Rosen: ‘Truth vigilante’ column stems from journalists’ insistence on objectivity

The NYU journalism professor and “view from nowhere” diagnoser explains how journalism reached the point where The New York Times public editor asks whether reporters should be “truth vigilantes”:

Something happened in our press over the last 40 years or so that never got acknowledged and to this day would be denied by a majority of newsroom professionals. Somewhere along the way, truthtelling was surpassed by other priorities the mainstream press felt a stronger duty to. These include such things as “maintaining objectivity,” “not imposing a judgment,” “refusing to take sides” and sticking to what I have called the View from Nowhere.

No one knows exactly how it happened, for it’s not like a policy decision came down at some point. Rather, the drift of professional practice over time was to bracket, or suspend sharp questions of truth and falsehood in order to avoid charges of bias, or excessive editorializing. Journalists felt better, safer, on firmer professional ground–more like pros–when they stopped short of reporting substantially untrue statements as false.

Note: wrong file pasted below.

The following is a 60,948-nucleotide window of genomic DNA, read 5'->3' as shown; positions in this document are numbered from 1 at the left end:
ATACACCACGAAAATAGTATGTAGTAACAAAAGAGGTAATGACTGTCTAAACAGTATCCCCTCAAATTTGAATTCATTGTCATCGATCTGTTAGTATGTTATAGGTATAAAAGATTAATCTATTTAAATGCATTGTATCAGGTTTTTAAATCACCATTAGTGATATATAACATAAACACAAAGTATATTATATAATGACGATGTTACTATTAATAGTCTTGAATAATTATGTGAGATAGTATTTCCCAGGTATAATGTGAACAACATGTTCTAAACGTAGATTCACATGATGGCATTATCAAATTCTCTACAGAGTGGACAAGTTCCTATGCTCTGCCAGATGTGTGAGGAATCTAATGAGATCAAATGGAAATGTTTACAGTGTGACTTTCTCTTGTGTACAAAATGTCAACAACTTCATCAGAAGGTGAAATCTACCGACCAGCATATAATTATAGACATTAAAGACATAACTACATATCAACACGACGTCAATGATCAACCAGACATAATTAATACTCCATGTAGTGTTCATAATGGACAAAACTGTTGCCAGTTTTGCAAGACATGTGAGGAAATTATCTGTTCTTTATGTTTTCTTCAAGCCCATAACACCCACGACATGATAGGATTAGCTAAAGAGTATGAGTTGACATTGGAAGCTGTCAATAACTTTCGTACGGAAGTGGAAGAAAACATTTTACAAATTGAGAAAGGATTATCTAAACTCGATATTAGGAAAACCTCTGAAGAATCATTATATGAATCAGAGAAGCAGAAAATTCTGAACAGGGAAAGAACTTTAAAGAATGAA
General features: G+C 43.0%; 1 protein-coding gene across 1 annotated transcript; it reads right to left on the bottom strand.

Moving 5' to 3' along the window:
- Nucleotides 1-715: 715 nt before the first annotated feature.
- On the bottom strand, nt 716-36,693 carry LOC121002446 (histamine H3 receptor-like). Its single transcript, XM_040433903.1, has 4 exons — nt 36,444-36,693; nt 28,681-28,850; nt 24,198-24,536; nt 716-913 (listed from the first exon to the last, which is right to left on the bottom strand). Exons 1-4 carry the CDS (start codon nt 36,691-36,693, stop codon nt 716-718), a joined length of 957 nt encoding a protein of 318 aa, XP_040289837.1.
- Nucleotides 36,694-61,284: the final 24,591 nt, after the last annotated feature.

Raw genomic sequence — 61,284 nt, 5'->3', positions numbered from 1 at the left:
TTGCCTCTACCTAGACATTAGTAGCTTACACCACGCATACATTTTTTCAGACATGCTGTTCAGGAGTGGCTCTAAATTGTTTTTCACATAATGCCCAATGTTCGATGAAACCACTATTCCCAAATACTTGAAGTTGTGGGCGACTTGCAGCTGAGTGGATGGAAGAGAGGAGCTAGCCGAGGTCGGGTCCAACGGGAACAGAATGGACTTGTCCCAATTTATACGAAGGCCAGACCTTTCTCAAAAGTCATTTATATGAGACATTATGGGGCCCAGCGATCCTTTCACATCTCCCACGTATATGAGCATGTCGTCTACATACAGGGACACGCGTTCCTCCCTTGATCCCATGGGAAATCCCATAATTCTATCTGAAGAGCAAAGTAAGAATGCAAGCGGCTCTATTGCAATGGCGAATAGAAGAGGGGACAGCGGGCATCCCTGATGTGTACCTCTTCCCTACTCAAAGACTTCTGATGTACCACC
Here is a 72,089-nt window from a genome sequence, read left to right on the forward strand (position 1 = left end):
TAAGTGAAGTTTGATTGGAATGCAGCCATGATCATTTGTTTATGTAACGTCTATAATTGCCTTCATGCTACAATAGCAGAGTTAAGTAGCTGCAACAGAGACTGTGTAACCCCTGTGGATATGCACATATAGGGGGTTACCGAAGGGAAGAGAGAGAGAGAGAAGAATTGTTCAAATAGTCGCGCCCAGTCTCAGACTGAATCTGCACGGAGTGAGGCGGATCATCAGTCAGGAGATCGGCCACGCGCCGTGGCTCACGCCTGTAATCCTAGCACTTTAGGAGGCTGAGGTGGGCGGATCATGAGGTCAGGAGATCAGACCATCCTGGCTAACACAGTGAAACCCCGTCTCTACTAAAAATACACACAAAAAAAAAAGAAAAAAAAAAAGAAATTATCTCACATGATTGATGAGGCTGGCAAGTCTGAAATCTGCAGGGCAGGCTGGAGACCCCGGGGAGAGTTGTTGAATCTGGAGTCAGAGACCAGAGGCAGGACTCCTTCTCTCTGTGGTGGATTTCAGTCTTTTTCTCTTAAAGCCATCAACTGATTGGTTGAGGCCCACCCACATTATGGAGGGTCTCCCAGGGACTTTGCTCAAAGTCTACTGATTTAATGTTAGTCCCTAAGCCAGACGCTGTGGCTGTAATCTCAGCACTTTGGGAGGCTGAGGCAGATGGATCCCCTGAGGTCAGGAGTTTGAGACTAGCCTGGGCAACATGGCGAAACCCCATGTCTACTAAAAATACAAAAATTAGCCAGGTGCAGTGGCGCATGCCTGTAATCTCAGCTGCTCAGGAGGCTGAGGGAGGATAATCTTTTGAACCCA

Related: Journalists are incredulous as Times public editor asks: ‘Should the Times be a Truth Vigilante?’ (Poynter) | Rieder: “Questionable claims should be challenged as quickly as possible” (AJR) | Brisbane reacts: “In this case a lot of people responded to a question I was not asking.” (

We have made it easy to comment on posts, however we require civility and encourage full names to that end (first initial, last name is OK). Please read our guidelines here before commenting.

  • Anonymous

    Who says one cannot be objective and a “truth vigilante” at the same time? For instance, when Mitt Romney says Obama should stop “apologizing for America” it is fair to ask for an example and then point out that the statement is false, with documentation to back it up.

    As for objectivity, journalism has to be objective, not the journalist, as Tom Rosensteil points out. And to suggest that objectivity is impossible because we’re humans who cannot be objective is a cop-out. By that standard, many of the great virtues should be considered impossible because, as humans, we’re not perfect and can never obtain them. But by striving for objectivity, we can achieve something far better than the partisan ranting that is balkanizing the media.

  • Anonymous

    You, and Colbert, are right.  The press has become either outright conspirators in lies (Fox) or Washington Villager stenographers.